TV Shot: Washington State Viewers Listening to BYU Loss Pleasantly Surprised At First, But Not For Long | Washington State University

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If you watched Washington State’s last non-conference game of the season just because you wanted to see how the Cougars would react to the week’s unprecedented events, you were probably pleasantly surprised. First. But not for long.

In a back-and-forth game, Brigham Young’s hasty attack – Tyler Allgeier ran for 191 yards, including 50 on a killer clock run to end it – proved too much for host Cougars , who lost 21-19 Saturday to Pullman.

With the kick off in the early afternoon on FS1, those not at Gesa Field watched the ongoing events accompanied by former Oregon coach Mark Helfrich and the radio voice of the Twins. of Minnesota, Cory Provus.

What they saw:

• The show started with Provus alone in the cabin, looking at the camera and explaining the dismissal of WSU coach Nick Rolovich. It seemed designed to project an impression of gravity. And he did.

“The college spotlight was shining brightly on the Washington state schedule earlier in the week,” he said, “and not because the Cougars have won three straight games.”

Provus went on to explain what had happened in the form of a graph summarizing the events that led Rolovich and four assistants to lose their jobs. Helfrich then joined Provus for a discussion that ended with Helfrich’s question: “Is this a galvanizing moment… or a distraction?” “

At first, it seemed like Jake Dickert’s rise from defensive coordinator to interim head coach was the first. Washington State kicked off and scored. But BYU (6-2 overall, including 4-0 against Pac-12 Schools) responded, neither team scored again until the second half, and after Brigham Young walked for two touchdowns. , WSU’s 2-point tie conversion failed, ensuring Dickert’s record starts 0-1.

• Helfrich isn’t the most exciting analyst in college sports, but there are few better who explain “how and why” attacking play happened. As a former head coach, he has no problem to mention anytime he’s seen a glaring error – by either team or the team of officials.

There was enough for everyone. The Washington state special teams had their problems. The WSU also ran defense. BYU’s passing game was efficient but not explosive, as too often its defense gave Laura’s Jayden too much time. And the officials? Washington State (3-4) was called up for three offensive restraint calls, BYU none, as Helfrich pointed out at least twice when the visitors probably should have been called.

• The Provo, Utah Cougars took a 14-13 lead in the final quarter only after a one-point fall by Washington State.

Bettor Nick Haberer dropped the snap following Max Borghi’s score with 5 minutes left in the third. He picked up the loose ball and began to roll to his left. Kicker Dean Janikowski had moved in front of him, but Haberer’s pass looked to be aimed at defensive lineman Nick Sheetz, open in the end zone. But it is missed.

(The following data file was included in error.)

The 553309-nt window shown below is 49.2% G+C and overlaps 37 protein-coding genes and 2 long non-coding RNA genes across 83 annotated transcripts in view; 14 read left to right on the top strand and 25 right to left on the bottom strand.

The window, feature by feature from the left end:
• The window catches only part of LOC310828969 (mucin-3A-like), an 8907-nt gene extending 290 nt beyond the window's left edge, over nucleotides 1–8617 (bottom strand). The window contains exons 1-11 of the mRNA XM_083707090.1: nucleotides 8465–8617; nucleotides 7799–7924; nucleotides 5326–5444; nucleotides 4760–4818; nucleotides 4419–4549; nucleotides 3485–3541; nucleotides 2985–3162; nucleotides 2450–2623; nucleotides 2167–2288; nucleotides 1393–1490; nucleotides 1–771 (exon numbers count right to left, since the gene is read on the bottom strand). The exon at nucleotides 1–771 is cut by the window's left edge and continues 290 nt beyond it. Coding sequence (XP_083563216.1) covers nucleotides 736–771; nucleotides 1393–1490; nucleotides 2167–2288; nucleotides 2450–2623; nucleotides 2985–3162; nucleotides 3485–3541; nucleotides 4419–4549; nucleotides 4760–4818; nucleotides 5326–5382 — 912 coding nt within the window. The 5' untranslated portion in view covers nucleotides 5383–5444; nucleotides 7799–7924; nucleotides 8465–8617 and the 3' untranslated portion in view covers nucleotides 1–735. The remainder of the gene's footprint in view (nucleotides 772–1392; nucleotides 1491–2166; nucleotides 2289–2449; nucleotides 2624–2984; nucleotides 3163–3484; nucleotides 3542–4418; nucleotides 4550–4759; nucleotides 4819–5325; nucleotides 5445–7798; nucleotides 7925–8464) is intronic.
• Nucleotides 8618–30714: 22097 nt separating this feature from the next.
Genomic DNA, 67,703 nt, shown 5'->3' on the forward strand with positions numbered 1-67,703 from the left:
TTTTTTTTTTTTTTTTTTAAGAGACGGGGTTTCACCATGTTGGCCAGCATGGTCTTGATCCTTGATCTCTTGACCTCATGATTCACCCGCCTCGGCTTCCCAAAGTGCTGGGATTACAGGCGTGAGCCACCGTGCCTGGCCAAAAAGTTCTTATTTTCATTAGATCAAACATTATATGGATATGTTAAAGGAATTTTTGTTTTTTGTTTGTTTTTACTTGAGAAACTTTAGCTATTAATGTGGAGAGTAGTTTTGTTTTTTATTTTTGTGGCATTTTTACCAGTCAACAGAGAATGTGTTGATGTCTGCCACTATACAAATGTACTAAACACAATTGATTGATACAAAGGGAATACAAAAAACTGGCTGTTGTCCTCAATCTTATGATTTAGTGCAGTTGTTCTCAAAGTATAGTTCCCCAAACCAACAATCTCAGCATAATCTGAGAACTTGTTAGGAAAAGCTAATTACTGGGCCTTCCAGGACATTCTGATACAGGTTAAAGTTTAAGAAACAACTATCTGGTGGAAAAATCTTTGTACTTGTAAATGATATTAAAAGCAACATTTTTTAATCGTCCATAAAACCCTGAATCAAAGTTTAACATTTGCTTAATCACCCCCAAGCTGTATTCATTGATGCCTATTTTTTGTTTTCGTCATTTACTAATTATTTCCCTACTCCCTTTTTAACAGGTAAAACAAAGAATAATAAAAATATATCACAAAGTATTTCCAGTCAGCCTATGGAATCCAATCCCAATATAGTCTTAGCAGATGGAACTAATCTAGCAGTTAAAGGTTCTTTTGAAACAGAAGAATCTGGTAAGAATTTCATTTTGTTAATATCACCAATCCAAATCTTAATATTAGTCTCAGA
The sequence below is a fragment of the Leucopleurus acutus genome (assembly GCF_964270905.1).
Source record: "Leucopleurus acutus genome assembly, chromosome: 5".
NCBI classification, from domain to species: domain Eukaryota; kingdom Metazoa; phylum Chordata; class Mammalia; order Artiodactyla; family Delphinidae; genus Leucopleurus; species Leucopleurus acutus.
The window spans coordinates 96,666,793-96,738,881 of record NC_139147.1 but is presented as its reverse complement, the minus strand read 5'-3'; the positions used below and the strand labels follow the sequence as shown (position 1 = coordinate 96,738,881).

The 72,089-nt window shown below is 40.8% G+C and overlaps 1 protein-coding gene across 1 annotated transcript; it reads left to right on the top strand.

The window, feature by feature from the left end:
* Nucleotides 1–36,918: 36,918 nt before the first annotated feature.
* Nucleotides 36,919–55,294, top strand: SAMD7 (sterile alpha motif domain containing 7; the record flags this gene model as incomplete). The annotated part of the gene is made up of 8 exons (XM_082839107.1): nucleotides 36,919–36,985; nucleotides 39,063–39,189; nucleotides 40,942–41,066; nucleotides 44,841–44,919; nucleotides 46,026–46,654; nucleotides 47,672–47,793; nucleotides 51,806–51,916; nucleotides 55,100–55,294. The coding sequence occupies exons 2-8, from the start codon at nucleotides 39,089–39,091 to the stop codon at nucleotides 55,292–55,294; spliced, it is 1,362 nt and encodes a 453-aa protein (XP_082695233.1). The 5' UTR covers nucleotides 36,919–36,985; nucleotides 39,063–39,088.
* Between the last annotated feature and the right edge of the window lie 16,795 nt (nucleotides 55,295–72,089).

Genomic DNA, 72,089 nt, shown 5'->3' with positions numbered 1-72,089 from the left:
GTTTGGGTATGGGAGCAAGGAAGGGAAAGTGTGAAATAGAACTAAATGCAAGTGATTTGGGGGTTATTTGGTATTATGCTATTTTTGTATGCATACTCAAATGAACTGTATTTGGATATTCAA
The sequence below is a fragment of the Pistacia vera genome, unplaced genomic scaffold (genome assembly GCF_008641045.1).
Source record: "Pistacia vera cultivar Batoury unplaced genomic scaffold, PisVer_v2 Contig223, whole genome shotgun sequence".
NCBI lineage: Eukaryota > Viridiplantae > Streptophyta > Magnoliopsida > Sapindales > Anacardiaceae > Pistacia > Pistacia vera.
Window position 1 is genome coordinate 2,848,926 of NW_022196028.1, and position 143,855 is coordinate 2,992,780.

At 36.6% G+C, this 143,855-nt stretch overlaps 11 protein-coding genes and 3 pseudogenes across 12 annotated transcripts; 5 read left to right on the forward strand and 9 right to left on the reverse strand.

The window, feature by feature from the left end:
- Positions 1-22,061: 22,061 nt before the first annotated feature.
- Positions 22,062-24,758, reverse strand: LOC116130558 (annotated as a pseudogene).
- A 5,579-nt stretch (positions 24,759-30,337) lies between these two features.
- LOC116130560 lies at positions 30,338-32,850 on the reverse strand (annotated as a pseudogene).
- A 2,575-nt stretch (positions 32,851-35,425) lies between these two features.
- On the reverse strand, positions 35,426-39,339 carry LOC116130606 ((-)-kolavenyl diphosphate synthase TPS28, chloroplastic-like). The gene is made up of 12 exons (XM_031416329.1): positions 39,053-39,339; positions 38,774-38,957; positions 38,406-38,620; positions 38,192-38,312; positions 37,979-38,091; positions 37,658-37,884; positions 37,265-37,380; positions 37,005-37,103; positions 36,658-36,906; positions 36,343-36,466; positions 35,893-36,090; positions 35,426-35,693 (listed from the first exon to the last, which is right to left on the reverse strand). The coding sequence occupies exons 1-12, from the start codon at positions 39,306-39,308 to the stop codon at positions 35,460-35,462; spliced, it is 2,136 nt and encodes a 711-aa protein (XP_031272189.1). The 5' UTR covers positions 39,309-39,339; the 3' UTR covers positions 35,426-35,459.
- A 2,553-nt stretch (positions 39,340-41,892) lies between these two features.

“It wasn’t a conceived fake,” Provus said if anyone had this misconception.

What we saw:

• If you think there is no difference in the way games are officiated between regions, this game has probably changed its mind. BYU’s first scoring campaign featured two games in which BYU replaced and the Big 12 crew only held the snap for a few seconds, unlike how Pac-12 officials sit on it for a while. time.

The first time, Dickert used a time out as he tried to substitute. The second time around, as running back Allgeier headed for the sideline, there was no stopping as WSU tried to overwhelm a large group. The fire drill resulted in a penalty, which BYU declined because it still scored.

Although Provus called them a team from Mountain West, the group that works on the Big 12 games, having refereed the Texas / Texas Tech and Oklahoma / Kansas State contests earlier this season.

• We understand the need to discuss Rolovich’s departure, but the first half discussion with Bruce Feldman covered little new ground and forced viewers to miss a crucial hold call on WSU and a clearly missed block in the back on a 21-yard BYU punt return.

We have learned, however, that Feldman, the veteran writer who helped Mike Leach write “Swing Your Sword,” believes the only analogous situation he remembers is Leach leaving Texas Tech. The connection is difficult to understand, although Leach and Rolovich were let loose after something they didn’t.

• Ads are never funny. But towards the end of the first half there was a break that seemed to feature a contest. The theme? Who can do the worst publicity? The winner? Not those who are watching. A bull that launches mortgages? That’s a perfect metaphor for the right way not to make a believable sales pitch.


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